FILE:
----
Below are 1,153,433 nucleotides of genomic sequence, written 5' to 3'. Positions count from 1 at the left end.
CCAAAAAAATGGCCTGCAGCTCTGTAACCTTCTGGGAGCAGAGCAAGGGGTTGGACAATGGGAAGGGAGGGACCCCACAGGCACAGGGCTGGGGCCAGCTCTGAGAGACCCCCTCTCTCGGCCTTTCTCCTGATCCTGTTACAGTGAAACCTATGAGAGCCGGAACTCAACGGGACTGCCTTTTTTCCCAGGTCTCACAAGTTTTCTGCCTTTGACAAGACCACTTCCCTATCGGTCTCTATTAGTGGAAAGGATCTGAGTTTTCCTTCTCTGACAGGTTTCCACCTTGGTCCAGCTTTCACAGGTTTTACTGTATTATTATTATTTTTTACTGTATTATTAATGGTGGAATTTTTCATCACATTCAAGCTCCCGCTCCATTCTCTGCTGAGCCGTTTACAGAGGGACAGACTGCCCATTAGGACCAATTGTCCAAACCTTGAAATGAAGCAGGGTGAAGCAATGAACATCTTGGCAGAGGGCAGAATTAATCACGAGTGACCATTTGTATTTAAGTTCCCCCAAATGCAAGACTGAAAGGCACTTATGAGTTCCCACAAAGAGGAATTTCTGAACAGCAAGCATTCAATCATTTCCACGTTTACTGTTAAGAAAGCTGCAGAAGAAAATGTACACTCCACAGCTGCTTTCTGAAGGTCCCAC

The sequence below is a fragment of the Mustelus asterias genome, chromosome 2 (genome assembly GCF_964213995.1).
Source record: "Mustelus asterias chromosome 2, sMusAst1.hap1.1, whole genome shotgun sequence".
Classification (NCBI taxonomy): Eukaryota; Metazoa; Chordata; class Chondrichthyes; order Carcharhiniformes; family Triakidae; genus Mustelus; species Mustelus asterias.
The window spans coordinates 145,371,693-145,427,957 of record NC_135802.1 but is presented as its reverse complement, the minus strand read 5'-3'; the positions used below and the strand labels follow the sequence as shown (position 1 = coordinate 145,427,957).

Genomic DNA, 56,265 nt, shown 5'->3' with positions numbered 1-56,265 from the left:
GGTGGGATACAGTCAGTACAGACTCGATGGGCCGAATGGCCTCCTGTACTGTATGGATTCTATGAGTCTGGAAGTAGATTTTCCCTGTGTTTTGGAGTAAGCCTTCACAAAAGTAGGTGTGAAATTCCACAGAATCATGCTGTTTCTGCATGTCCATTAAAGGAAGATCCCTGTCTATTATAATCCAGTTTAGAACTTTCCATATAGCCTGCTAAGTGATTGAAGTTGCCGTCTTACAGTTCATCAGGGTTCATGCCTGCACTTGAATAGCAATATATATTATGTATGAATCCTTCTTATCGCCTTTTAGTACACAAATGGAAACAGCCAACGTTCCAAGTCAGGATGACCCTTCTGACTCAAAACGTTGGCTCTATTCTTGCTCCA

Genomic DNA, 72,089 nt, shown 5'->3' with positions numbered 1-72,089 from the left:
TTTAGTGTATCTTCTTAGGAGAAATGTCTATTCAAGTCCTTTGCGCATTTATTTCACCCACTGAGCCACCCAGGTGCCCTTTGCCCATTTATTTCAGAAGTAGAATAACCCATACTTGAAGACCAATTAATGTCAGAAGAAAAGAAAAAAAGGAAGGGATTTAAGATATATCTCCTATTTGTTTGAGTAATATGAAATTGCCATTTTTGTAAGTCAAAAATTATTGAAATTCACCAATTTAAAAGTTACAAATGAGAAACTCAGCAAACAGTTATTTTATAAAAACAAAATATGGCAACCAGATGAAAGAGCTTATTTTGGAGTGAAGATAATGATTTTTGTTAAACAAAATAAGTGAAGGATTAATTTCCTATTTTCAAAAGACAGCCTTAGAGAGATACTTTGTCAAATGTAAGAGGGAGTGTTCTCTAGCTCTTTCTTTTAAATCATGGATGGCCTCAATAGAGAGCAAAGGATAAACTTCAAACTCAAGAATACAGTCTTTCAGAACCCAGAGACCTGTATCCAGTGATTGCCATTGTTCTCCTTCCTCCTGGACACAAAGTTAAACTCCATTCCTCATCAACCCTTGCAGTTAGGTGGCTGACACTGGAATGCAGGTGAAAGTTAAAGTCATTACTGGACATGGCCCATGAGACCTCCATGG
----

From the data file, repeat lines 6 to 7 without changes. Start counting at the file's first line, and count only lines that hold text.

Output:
The window spans coordinates 145,371,693-145,427,957 of record NC_135802.1 but is presented as its reverse complement, the minus strand read 5'-3'; the positions used below and the strand labels follow the sequence as shown (position 1 = coordinate 145,427,957).

Genomic DNA, 56,265 nt, shown 5'->3' with positions numbered 1-56,265 from the left: